Last week the Senate passed a bill to reauthorize the Violence Against Women Act (VAWA). Despite weeks of bickering between Democrats and Republicans, Thursday’s vote of 68-31 was a resounding affirmation of a bipartisan commitment to strengthen laws to support battered immigrants and other victims of violence.
The Senate approved S. 1925, a bill championed by Senator Patrick Leahy (D-VT) that would temporarily expand the number of U visas that can be granted annually to immigrant victims of violence. The U visa program encourages undocumented immigrants to come out of the shadows and report crimes to law enforcement officials and in return, law enforcement receives the immigrant victims’ cooperation in catching and prosecuting perpetrators.
The Senate bill would also require the Departments of Homeland Security and Health and Human Services to adopt national standards for the detection, prevention, reduction, and punishment of rape and sexual assault in federal detention facilities. Recognizing some of the horrific accounts featured in the recent Frontline report about sexual assault in immigration detention, this provision would be a huge step forward in ensuring the safety of immigrants in all federal facilities.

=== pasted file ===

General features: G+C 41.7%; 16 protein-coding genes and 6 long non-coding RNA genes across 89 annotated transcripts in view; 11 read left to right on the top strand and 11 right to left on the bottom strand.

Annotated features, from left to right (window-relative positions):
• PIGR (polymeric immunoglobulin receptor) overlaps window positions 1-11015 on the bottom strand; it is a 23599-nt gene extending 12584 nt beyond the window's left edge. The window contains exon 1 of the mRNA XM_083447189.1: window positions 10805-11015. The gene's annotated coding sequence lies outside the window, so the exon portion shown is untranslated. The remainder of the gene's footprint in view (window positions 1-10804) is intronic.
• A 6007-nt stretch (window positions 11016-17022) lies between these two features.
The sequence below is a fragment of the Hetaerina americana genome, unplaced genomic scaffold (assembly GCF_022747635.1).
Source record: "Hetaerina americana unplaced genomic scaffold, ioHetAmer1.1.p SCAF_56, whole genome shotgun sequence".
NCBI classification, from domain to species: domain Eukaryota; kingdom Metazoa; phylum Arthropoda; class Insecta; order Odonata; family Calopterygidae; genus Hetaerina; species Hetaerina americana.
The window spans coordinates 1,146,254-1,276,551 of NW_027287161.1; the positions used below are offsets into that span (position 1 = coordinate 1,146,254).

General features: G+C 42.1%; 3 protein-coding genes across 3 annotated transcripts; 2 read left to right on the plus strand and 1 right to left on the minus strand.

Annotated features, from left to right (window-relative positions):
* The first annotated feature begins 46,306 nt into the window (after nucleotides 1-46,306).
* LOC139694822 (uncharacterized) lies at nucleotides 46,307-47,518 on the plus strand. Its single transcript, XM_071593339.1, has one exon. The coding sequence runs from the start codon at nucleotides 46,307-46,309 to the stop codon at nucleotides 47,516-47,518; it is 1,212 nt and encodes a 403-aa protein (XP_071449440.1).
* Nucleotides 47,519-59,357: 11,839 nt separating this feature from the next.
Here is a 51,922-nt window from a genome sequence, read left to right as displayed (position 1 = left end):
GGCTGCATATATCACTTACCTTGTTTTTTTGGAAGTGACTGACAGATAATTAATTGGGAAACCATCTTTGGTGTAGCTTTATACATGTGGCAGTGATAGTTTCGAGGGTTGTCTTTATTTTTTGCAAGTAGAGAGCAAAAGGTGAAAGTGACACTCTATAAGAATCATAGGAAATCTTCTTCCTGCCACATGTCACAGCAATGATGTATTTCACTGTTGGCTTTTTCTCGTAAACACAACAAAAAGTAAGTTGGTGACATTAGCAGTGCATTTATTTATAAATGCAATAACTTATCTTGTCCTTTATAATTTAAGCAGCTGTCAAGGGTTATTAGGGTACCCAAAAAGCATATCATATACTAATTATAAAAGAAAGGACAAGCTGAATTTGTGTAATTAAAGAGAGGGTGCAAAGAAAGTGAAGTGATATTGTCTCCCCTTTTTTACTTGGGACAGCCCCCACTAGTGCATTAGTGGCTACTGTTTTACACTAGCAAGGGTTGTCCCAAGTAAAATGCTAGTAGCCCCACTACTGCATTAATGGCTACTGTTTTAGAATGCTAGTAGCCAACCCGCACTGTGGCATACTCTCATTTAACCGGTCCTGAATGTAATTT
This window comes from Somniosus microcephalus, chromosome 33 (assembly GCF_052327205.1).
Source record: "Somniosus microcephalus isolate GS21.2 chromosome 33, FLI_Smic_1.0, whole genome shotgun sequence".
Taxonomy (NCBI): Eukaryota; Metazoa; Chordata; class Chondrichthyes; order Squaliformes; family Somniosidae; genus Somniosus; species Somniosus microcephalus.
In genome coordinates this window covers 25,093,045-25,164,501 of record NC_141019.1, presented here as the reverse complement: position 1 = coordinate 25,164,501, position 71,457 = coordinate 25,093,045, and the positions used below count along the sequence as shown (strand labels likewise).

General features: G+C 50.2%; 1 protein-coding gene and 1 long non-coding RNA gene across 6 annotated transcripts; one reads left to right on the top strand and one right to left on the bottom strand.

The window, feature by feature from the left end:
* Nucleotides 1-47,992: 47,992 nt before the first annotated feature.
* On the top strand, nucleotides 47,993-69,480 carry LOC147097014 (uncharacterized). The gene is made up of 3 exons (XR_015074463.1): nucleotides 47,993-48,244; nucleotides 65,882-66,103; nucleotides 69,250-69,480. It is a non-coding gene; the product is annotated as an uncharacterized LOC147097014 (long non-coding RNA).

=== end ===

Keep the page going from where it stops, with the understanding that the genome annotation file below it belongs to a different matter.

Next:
Earlier this year LIRS and 28 Lutheran bishops, district presidents, and executives of social ministry organizations wrote to Senators encouraging them to adopt these protections for immigrant victims of violence, among others. While the final bill’s immigration provisions are far from ideal, we are pleased that the VAWA re-authorization contains a number of strong protections for immigrant victims of crime and is one step closer to reaching the President’s desk for his signature.
Next week the House of Representatives will begin marking up their own version of the VAWA bill. To urge Congress to protect immigrant victims of crime, please visit the LIRS Action Center.